Human enhancement for whom?

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Whose interests matter when making decisions about what sort of children to have? Although it has received scant attention, this question is at the heart of the ethics of reproductive decision-making. It is also crucial to the ethics of human enhancement given that the most powerful technologies of human enhancement are likely to involve shaping future individuals via genetic selection or genetic modification. If we wish to have a sensible debate about human enhancement, then, we must first become clear on the question of ‘enhancement for whom?’ (Elster 2011). In this chapter I survey and evaluate the claims of the three leading candidates whose interests might be thought to matter when it comes to shaping future people: the parents, the child, and ‘the world’. I also discuss what I take to be two bad candidates, which nevertheless seem likely to loom large when it comes to popular discussions of this topic—‘the race’ and ‘the species’—as well as one candidate that is more plausible, although still, I think, properly controversial—the nation. I will argue that the parents, child, and ‘world’ all have legitimate interests in reproductive decisions and that these interests may conflict more than has been appreciated. For this reason, enhancement is more ethically problematic than proponents typically admit. The danger that policy on enhancement will in practice be guided by concern for the interests of the nation or, worse, the race constitutes a further reason for caution about the ‘enhancement enterprise’.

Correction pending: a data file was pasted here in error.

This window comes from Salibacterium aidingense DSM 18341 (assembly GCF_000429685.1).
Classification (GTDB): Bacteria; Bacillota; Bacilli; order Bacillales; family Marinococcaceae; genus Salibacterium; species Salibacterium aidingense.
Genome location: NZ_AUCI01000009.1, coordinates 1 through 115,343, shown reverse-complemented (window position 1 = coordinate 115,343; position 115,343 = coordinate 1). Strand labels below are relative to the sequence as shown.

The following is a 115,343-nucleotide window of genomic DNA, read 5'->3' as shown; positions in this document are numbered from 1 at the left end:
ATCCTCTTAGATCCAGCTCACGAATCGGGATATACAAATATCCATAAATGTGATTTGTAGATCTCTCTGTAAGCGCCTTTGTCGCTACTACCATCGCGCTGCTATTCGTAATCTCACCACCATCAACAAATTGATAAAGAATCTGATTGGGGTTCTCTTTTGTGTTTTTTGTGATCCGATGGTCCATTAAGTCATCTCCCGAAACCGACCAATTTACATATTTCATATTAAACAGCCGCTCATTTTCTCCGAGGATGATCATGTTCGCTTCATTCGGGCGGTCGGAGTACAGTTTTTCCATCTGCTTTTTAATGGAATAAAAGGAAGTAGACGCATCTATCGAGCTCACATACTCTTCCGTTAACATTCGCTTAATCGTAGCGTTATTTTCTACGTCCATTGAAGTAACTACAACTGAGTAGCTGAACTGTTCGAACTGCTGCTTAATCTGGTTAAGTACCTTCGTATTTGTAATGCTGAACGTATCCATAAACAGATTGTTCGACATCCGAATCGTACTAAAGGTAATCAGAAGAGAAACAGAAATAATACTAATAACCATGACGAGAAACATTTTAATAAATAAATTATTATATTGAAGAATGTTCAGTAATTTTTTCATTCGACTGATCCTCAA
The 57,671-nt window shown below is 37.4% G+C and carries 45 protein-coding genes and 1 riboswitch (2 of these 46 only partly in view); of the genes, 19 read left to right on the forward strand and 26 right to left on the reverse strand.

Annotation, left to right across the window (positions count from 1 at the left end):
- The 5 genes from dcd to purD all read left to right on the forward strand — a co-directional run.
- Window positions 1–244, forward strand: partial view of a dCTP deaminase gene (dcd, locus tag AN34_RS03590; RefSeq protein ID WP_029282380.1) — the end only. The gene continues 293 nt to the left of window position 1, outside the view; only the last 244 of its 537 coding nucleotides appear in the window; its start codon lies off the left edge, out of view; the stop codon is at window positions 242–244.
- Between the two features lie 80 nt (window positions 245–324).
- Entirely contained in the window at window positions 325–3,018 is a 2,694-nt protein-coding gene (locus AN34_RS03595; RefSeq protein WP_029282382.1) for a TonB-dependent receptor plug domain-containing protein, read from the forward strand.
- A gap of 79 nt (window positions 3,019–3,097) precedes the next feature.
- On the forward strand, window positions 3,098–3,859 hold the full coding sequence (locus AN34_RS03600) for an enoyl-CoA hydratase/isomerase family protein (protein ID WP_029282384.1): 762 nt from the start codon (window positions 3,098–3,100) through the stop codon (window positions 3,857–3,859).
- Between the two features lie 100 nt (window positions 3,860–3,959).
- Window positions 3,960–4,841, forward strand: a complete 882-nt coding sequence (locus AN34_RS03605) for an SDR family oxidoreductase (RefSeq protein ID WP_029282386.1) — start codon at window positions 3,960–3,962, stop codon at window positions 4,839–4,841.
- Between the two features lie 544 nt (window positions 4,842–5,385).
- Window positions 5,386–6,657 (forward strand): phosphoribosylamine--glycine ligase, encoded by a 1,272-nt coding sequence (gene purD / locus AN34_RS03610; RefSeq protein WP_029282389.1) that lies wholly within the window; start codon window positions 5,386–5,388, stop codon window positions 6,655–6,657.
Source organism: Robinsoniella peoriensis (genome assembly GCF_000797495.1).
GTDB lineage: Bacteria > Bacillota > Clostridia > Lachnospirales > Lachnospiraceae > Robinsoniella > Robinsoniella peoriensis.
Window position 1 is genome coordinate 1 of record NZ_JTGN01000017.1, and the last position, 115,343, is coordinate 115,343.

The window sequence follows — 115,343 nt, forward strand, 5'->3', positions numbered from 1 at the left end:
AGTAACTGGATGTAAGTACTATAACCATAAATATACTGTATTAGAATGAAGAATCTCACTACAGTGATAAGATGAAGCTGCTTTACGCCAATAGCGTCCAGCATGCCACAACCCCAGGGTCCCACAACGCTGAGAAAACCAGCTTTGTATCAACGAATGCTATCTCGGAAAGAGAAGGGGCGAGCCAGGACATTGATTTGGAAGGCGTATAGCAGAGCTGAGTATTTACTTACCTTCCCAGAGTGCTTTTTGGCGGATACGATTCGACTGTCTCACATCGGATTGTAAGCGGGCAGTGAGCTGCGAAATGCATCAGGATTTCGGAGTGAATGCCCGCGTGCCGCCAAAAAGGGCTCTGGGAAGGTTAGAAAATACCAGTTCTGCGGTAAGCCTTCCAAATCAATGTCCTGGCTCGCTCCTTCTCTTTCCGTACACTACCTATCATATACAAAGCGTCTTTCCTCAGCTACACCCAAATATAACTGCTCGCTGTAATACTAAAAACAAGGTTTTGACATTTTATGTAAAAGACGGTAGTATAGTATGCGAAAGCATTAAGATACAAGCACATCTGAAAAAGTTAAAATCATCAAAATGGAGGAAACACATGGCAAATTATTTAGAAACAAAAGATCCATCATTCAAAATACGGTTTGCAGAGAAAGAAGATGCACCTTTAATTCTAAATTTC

Original languageEnglish
Title of host publicationThe Ethics of Human Enhancement:
Subtitle of host publicationUnderstanding the Debate
EditorsSteve Clarke, Julian Savulescu, C. A. J. Coady, Alberto Giubilini, Sagar Sanyal
Place of PublicationOxford UK
PublisherOxford University Press
Number of pages16
ISBN (Print)9780198754855
Publication statusPublished - 2016


  • human enhancement
  • ethics
  • reproduction
  • children
  • eugenics

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